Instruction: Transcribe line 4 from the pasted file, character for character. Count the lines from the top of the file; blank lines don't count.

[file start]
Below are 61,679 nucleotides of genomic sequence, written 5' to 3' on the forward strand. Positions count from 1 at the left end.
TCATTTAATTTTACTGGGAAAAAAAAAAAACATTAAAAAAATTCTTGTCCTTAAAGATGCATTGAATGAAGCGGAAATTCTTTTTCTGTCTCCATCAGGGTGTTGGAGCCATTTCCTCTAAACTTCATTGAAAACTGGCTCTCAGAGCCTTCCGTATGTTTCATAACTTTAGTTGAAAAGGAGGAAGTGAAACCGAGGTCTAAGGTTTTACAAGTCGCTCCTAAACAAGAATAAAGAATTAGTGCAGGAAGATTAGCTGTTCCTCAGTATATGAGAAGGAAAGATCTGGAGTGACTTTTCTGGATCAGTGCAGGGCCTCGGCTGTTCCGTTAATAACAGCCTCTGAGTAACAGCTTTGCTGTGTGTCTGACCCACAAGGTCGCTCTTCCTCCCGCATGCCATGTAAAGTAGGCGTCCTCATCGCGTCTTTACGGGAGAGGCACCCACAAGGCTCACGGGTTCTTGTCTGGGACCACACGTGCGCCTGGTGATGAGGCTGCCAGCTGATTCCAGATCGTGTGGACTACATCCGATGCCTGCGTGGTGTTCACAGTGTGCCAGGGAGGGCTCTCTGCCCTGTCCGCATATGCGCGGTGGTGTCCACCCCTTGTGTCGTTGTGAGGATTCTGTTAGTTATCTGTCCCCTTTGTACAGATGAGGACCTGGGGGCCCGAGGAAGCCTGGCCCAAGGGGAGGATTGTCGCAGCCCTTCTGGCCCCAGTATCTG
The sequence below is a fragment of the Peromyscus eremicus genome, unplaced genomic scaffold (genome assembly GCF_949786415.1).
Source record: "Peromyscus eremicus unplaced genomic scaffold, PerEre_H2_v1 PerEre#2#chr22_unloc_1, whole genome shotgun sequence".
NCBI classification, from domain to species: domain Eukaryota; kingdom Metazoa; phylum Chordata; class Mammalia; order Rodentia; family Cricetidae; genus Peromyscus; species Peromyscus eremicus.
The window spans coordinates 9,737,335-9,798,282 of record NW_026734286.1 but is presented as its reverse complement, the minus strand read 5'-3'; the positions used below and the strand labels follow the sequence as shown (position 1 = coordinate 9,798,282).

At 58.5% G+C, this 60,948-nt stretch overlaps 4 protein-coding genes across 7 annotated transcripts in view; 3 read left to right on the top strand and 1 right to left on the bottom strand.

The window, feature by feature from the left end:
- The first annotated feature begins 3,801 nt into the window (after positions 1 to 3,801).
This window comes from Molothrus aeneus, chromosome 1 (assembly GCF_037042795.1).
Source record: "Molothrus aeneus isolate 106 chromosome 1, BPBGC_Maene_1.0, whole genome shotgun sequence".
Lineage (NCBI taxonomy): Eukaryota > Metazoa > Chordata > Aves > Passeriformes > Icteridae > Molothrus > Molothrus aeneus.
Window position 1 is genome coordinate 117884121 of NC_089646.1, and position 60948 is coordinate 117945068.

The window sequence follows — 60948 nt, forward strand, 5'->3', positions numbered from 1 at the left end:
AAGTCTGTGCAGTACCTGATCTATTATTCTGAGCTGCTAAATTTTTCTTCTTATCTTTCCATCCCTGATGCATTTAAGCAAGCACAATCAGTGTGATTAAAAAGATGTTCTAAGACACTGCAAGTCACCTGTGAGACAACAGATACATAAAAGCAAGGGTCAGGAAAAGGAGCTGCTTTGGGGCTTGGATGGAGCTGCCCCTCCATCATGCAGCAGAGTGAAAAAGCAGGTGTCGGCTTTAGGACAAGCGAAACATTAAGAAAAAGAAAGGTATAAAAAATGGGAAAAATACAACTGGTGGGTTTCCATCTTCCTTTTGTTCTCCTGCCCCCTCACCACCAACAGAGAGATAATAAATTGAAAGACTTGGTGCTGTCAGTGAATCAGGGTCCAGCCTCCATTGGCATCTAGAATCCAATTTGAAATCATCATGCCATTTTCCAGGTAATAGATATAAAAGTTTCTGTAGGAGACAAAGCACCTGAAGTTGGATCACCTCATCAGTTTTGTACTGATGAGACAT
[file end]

Source record: "Peromyscus eremicus unplaced genomic scaffold, PerEre_H2_v1 PerEre#2#chr22_unloc_1, whole genome shotgun sequence".